Pods (services, or jobs created by those services) can have priorities, which indicate the relative importance of one pod to the other pods on the node. The priority is used for
scheduling: a lower priority pod can be evicted to allow scheduling of a higher priority pod. Pod priority is relevant for all pods created
by the service.
Eviction uses these values to determine what to evict with conjunction to the pods priority. See more details in Interactions between Pod priority and quality of service.
Pod priority is specified through Priority classes, which map to a priority value. The priority values are: High, Medium, Low. The default is Medium.
Configure the default User functions default priority for a service, which is applied to the service itself or to all subsequently created user-jobs in the service's Common Parameters tab, User jobs defaults section, Priority class drop-down list.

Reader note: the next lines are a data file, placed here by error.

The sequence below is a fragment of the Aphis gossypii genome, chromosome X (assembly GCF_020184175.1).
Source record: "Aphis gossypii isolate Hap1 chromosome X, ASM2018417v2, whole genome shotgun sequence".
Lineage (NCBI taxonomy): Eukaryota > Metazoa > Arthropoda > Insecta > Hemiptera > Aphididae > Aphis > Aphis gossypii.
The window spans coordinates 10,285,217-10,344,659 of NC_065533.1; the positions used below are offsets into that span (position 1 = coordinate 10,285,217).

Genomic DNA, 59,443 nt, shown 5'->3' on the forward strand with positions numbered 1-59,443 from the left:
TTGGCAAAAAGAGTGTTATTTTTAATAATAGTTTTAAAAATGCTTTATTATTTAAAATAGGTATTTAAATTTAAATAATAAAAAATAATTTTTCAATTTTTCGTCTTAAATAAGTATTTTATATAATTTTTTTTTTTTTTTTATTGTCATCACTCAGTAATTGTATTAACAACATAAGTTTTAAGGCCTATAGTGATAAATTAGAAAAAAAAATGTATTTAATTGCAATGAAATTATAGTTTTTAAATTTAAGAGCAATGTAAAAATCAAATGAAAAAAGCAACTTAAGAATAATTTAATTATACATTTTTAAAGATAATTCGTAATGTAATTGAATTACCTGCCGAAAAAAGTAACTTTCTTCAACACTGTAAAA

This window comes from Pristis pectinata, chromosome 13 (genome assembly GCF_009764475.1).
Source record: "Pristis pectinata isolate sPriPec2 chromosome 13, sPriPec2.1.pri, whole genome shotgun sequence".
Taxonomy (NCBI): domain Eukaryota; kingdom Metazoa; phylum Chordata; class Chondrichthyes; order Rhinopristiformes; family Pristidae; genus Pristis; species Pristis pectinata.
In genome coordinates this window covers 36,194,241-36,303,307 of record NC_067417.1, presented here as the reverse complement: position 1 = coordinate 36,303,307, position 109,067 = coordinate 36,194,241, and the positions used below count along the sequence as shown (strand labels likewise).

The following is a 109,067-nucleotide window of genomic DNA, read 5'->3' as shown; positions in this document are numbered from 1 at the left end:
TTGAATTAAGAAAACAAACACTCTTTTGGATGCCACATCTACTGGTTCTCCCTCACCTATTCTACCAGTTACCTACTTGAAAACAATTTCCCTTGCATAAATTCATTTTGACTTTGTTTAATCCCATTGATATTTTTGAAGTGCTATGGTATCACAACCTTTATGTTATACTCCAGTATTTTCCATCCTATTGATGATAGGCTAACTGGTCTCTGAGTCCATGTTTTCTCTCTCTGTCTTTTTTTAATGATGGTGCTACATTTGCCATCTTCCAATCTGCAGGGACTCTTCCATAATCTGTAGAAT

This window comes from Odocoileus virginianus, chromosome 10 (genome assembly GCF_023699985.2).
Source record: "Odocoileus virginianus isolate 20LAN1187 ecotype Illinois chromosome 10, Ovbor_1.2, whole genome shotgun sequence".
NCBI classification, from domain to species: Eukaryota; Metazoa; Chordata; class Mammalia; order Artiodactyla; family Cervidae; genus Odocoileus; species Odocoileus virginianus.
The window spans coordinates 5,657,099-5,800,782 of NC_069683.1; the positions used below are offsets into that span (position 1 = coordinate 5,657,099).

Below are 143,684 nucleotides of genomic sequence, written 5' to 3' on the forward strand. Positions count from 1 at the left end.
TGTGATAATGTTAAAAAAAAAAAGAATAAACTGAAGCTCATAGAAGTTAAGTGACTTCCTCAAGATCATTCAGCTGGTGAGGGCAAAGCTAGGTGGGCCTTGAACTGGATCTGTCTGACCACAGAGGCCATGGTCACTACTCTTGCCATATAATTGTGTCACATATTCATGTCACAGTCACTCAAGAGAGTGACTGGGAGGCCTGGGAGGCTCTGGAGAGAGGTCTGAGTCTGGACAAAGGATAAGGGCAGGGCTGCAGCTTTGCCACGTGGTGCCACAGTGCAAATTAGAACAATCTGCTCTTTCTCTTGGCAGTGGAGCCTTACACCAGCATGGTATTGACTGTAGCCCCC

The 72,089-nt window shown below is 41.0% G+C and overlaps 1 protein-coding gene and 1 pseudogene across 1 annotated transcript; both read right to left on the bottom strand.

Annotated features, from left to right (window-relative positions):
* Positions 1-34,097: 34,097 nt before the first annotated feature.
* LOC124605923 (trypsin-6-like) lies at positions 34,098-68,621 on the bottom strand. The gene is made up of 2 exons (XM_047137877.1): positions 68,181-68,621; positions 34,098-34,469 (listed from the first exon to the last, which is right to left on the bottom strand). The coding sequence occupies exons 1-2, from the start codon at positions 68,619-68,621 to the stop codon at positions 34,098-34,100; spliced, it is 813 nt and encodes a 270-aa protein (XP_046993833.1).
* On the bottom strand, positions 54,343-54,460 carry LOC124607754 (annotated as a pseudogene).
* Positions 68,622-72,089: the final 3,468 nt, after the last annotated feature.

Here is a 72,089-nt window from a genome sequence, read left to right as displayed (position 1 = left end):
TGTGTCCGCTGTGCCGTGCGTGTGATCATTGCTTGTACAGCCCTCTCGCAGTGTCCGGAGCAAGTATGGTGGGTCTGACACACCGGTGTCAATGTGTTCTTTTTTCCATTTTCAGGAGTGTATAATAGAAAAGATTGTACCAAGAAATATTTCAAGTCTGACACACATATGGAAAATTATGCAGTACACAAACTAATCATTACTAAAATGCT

You can set the custom
- Jupyter Full Stack
- A full version of Jupyter for execution over central processing units (CPUs).
- Jupyter Full Stack with GPU
- A full version of Jupyter for execution over graphics processing units (GPUs). This flavor is available only in environments with GPUs and is sometimes referred to in the documentation as the Jupyter "GPU flavor". For more information about the platform's GPU support, see Running Applications over GPUs.
This parameter is in the Custom Parameters tab of the service.
Jupyter Service and GPUs
A Jupyter service that is using GPUs should be configured with the scale to zero option.
Associate the Jupyter Service with a Trino Service
If you have multiple Trino services in the same cluster, you can associate the Jupyter service with a specific Trino service. See The Trino Service (formerly Presto).